By Sara Shelton
BOSTON – “Being the wife of a church planter can be difficult. These women are living away from their families and their networks of support in new places where they know few, if any, other people. At times, the feelings of loneliness and isolation can be overwhelming. But they’re doing such important work for the Lord. And that’s what keeps them going.”
If it sounds like Gayle Butler is speaking from experience, it’s because she is. She has served alongside her husband, David, for more than 40 years as he pastored and planted churches in four states. Just last year the couple made the leap into a new area of ministry as David took on the role of Send City Missionary in Boston, one of 32 Send North America cities where the North American Mission Board (NAMB) has concentrated urban church planting efforts. Together the couple works to support church planters and their families as they plant their lives in the New England area.
“We feel so privileged to have the chance to work alongside church planters,” Butler says. “Helping them grow, partnering with other churches, developing and supporting their ministries—that’s the heart of what David and I do here. And we know it’s the work God has called us to do in this specific time in our lives.”
The Butler’s move to Boston was more of a marathon than a sprint. She met and married David while the two were in college. They moved to Louisville, Ky., as he pursued a degree from Southern Baptist Theological Seminary. After working at a church in the city for several years, they moved to Knoxville, Tenn., where David pastored Sevier Heights Baptist Church. It was there, some 30 years ago, that the couple first set their sights on Boston.
“We worked closely in Knoxville with a young man who worked for Campus Crusade for Christ,” Butler recalls. “He was transferred to the Boston area. David and I decided to visit him there. Unexpectedly, the city really captured our hearts. From that point on, we started considering how God might use us in Boston.”
With Boston in their sights, the couple decided to pursue the idea of moving to the area to serve. But after seriously exploring the possibility, they did not feel the time was right to move.
“We went back to Boston and instantly felt God telling us, ‘Not now. Not yet.’ He was asking us to wait. Even though we were disappointed, we put our plans on hold in obedience to God’s leading.”
The Butlers returned home and waited on God to lead them. To their surprise He lead them back to Kentucky where David planted and pastored a church. All the while the couple continued to visit Boston, waiting each time for God to give them a resounding, “Yes!”
It would be another 21 years before they heard that reply to their prayers.
“We moved to New Hampshire in 2009 for David to pastor a church in Concord,” Gayle explains. “It was a precious time in our ministry. Five years later, God unexpectedly opened the door for us in Boston.”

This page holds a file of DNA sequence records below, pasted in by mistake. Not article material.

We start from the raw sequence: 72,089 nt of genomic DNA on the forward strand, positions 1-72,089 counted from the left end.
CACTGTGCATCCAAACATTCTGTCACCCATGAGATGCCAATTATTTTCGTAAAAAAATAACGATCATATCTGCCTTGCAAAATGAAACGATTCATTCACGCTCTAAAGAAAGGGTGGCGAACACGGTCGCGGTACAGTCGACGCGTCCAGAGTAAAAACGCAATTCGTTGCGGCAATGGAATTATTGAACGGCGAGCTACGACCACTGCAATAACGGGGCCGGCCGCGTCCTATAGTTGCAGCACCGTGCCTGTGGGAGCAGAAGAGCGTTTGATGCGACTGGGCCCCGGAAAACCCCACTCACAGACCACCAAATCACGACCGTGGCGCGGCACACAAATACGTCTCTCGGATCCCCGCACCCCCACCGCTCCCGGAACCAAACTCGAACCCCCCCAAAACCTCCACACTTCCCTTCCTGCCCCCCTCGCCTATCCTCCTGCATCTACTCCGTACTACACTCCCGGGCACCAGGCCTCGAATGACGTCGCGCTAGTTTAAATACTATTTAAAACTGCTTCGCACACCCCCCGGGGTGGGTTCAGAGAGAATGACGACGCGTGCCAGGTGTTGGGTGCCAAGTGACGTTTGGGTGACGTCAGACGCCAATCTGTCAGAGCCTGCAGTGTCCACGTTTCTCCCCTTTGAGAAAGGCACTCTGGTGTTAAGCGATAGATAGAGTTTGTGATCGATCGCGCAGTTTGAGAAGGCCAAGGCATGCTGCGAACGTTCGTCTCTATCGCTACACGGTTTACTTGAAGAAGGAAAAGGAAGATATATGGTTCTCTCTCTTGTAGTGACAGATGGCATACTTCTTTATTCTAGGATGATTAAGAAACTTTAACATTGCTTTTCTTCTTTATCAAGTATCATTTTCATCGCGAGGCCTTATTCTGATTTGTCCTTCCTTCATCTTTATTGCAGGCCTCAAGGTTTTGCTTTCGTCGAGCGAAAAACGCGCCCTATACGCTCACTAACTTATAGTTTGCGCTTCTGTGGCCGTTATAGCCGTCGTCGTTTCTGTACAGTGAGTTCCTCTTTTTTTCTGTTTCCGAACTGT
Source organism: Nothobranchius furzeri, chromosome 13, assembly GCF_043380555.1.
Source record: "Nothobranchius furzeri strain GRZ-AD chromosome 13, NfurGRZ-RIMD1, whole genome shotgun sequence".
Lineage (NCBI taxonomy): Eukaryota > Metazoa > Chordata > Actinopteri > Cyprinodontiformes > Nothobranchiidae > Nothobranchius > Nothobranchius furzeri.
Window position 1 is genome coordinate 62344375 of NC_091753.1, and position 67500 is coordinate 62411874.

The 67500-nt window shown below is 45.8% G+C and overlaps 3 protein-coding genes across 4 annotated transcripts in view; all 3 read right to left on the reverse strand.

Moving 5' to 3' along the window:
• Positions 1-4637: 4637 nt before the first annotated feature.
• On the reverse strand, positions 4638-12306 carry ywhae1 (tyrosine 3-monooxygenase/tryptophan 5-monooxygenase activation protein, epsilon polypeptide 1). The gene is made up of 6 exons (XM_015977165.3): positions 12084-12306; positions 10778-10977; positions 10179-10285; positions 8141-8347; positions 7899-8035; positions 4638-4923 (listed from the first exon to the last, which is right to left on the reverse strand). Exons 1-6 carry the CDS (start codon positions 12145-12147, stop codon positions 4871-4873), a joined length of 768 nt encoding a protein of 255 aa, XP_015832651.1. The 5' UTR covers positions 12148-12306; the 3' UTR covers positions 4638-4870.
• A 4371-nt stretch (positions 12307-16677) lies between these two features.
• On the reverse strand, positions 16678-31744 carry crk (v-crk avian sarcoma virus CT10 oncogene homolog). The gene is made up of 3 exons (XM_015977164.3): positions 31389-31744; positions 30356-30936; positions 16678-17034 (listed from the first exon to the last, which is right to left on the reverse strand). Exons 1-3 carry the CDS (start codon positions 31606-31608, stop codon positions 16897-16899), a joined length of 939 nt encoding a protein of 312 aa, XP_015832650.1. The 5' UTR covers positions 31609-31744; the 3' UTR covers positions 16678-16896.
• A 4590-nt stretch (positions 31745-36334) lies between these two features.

That door came in the form of an offer for David to be the Boston Send City Missionary from NAMB president Kevin Ezell. With the timing finally right, the couple moved to Boston in the fall of 2014. Now serving full time in the city, Gayle has found a specific calling to minister to the wives of church planters.
“Our church planters are not just coming to plant a church in Boston; they are planting their lives as well,” Gayle explains. “They are in it for the long haul, and so are their wives. These women are stakeholders in their ministry, too, and I want them to feel just as supported, encouraged and appreciated as their spouses do.”
Gayle is working hard to build a sense of community among pastors’ wives in the Boston area. She hosts regular events to bring them together, including an annual luncheon in partnership with NAMB every spring, summer picnics and date nights around the city. She is currently planning a weekend getaway at a nearby beach where Kathy Litton, NAMB’s national director of ministry to pastors’ wives, will attend to lead the women. Her hope is that by creating opportunities for the women to come together, they will not only find friendship but also encouragement and support.
“These women are all facing the same unique challenges that come with church planting. I make myself available to encourage and walk with the ladies, but there’s something so powerful about allowing them to speak into each other’s lives. They know exactly what one another are going through, and, because of that, can offer specific words of encouragement and prayer. I’ve really seen these women develop precious and God-centered bonds through their shared experiences in Boston.”
Butler hopes that the women serving in Boston alongside their husbands will embrace the calling to the city that God has given specifically to them.
“If I could say one thing to the wives of our church planters, it would be this: God has called you and placed you here. And because of that, He’s going to give you everything you need. He’s going to be present with you every step of the way. Even when you aren’t sure how it’s all going to work out, He will be faithful. I know because I’ve been there. And He’s certainly been faithful to me!”
To learn more about church planting in North American, visit namb.net/sendme. Explore ways to connect in Boston at namb.net/Boston. And to learn more about ministry to wives involved in church planting, visit flourish.me.
Sara Shelton writes for the North American Mission Board.
Published December 11, 2015